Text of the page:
We’re super-excited to have been included in this popular, nationally- recognized magazine, no matter how small the photo - after all, size really doesn't matter.

Our sincere thanks to Rachael Ray and her magazine staff, for giving us this incredible opportunity!


Life couldn’t be any sweeter.

Sunday, August 21, 2011

The sad truth: Healthy eating can be dangerous

I'm not just disappointed or even sad about the latest outbreak of Salmonella poisoning from ground turkey.

I'm angry, and I think every American should be.

You've read the news reports: more than 75 people in 26 states were sickened, and at least one died. Turkey sold under various brands was recalled after being traced to one infected processor. Consumers were urged to discard any of the affected products. (You can get the details by clicking on the USDA site here.)


But you had to read deeper to get to the really disturbing part: There's always plenty of potentially deadly bacteria in ground turkey, and that's perfectly legal.
According to Consumers Union, the folks who publish Consumer Reports, the federal government's safety standards are frighteningly lax.
"The current USDA ground turkey standard, which allows 49.9 percent of 
samples in a test run to be positive for Salmonella, is unacceptable and clearly ineffective as a tool for food safety," said Jean Halloran, director of Food Policy Initiatives at Consumers Union.



Food safety and nutrition experts point to industry practices that put the priority on production rather than protection: turkeys raised for slaughter are handled carelessly and routinely treated with antibiotics, encouraging the spread of antibiotic-resistant strains of bacteria.

The irony is that the race to produce more ground turkey was spurred by its increasing popularity as a leaner, healthier alternative to red meat.
We're huge fans of ground turkey and find it works great in a whole range of Armenian and Middle Eastern recipes because it lends itself so well to seasoning. 
Luckily, we're already wary of bacteria dangers. When handling turkey, as with all meat, it's important to scrub before and after and avoid cross-contamination with other foods.
That's the good news: experts say proper handling and cooking can keep us safe from Salmonella. But the more bacteria present, the greater the risk that some will survive if you don't scrub like a surgeon at every step. It only takes a tiny bit to cause great harm.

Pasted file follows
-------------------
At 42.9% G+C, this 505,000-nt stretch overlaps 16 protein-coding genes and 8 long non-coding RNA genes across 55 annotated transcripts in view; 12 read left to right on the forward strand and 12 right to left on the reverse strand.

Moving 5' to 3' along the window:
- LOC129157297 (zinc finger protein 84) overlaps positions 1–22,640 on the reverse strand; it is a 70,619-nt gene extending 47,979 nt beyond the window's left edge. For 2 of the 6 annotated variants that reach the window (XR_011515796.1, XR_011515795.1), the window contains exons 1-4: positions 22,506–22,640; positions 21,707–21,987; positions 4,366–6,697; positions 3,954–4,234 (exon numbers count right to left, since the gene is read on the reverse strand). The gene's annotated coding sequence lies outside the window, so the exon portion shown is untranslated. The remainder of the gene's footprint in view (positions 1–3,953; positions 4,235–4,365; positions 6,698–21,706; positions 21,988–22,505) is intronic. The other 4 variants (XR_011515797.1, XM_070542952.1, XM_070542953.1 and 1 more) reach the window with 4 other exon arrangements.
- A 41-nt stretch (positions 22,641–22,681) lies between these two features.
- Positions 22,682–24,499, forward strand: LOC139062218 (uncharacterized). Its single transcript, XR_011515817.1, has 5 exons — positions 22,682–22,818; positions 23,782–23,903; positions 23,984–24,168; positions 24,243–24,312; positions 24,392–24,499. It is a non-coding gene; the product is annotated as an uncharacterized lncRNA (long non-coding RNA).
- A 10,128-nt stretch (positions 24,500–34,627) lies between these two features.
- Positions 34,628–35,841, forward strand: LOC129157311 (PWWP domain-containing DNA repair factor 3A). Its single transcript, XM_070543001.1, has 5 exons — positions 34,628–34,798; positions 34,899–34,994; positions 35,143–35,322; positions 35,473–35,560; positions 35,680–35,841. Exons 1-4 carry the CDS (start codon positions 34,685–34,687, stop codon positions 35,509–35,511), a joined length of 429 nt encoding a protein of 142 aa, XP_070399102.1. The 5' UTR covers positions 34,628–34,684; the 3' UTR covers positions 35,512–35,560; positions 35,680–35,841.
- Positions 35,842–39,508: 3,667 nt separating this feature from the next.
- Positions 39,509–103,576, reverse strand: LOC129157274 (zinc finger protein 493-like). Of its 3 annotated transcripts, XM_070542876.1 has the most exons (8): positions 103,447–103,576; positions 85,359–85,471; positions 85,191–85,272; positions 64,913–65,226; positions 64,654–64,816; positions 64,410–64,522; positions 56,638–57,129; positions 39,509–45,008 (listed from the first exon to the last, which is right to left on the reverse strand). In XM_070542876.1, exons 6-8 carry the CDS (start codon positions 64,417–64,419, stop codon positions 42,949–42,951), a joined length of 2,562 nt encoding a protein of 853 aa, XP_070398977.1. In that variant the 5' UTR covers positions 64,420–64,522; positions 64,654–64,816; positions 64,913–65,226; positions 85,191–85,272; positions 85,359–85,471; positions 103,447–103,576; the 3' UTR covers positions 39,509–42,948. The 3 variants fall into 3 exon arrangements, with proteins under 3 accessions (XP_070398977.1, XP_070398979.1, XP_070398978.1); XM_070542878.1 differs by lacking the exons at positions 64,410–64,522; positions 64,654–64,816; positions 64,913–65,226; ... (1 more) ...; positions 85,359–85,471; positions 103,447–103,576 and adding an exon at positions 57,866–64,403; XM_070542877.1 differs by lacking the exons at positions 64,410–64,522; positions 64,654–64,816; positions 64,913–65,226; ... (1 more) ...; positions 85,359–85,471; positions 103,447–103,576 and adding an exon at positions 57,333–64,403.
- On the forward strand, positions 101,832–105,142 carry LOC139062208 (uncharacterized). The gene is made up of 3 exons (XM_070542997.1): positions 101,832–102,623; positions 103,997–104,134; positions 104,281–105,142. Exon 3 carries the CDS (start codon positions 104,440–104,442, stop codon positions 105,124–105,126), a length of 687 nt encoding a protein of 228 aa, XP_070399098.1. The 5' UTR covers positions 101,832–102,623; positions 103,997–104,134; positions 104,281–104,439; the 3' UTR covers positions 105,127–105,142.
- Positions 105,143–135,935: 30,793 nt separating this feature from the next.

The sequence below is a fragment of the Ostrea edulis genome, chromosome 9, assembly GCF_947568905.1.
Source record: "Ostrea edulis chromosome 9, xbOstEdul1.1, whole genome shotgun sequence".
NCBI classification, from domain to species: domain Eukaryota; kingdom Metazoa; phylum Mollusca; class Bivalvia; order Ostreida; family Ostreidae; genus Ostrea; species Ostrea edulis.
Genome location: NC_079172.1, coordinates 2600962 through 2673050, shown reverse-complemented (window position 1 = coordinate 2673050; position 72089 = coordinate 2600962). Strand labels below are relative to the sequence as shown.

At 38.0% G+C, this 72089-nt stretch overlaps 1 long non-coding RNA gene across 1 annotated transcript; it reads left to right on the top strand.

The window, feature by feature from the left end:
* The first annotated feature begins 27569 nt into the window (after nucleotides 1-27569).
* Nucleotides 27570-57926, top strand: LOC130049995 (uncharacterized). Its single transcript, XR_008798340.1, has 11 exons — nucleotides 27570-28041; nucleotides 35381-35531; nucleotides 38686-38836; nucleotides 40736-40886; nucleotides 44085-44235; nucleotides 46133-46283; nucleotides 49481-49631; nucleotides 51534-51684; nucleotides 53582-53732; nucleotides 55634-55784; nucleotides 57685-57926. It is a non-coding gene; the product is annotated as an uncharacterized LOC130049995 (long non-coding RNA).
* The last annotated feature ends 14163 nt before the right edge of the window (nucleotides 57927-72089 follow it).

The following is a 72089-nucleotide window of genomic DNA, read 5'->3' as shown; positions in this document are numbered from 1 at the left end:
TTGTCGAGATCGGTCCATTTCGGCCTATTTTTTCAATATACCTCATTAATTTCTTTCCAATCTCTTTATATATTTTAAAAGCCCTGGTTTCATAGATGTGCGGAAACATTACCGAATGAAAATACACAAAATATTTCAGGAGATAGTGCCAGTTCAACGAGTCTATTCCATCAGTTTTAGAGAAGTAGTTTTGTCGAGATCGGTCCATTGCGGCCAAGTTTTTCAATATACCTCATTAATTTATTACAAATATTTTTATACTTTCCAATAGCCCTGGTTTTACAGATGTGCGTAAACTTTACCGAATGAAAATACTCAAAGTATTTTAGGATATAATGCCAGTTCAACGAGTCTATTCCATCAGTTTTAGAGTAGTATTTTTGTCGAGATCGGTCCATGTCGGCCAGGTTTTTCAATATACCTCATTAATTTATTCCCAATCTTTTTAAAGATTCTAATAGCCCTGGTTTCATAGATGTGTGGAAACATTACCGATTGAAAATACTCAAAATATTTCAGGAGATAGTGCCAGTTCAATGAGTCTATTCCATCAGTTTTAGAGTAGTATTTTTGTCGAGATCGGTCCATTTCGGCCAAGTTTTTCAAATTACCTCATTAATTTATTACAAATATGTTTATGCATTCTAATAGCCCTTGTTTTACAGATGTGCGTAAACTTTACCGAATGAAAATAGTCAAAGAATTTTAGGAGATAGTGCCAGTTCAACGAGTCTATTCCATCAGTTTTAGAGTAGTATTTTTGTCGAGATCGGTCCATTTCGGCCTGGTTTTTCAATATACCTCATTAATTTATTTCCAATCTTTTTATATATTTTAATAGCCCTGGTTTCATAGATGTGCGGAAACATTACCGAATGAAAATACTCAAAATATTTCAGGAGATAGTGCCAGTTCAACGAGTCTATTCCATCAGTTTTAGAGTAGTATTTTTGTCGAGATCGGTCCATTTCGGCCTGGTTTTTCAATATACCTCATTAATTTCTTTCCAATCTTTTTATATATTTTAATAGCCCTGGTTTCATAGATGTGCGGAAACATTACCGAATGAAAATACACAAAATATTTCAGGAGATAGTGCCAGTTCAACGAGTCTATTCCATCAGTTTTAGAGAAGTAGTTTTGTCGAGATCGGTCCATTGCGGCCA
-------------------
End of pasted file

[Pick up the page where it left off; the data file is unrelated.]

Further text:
We're not giving up on ground turkey, though -- not only because of its benefits, but because there's no better alternative. Just read up on the dangers of ground chicken, or ground beef.
I'd like to believe we've made real progress in food safety, but it's clear we have a long way to go.

Thursday, August 18, 2011

The Florida Pomegranate?


The Florida Pomegranate
Everyone associates Florida with citrus groves – the state's oranges and grapefruit are famous nationwide, maybe even world-wide. 
Our license plates read “Sunshine State” and depict the ever-famous orange. But pomegranates?


According to the July 2011 issue of “Florida Agriculture” magazine, William Castle, professor emeritus at University of Florida whose specialty is horticulture science, is studying the possibility of pomegranate production in the Sunshine State as an alternative to citrus.


Pomegranate trees are a common sight in California. The small trees produce an apple-sized, red fruit with juicy, ruby-like arils with a tart-sweet taste. TheArmenianKitchen.com has praised the health aspects of the pomegranate – full of antioxidants, vitamins and minerals, and shared some recipes using this fruit’s arils and tasty juice. (See our recipes for homemade pomegranate jelly, and shish kebab marinade, too!)


Castle began his study two years ago with Jim Baldwin, a senior biologist at the Citrus Research and Education Center. Together they are examining every aspect associated with pomegranate-growing with the help of over 30 growers around the state.


If the study proves positive, there could be numerous small-scale pomegranate groves popping up in Central Florida. Castle is convinced that pomegranate groves are a real possibility, and interest among growers is on the rise.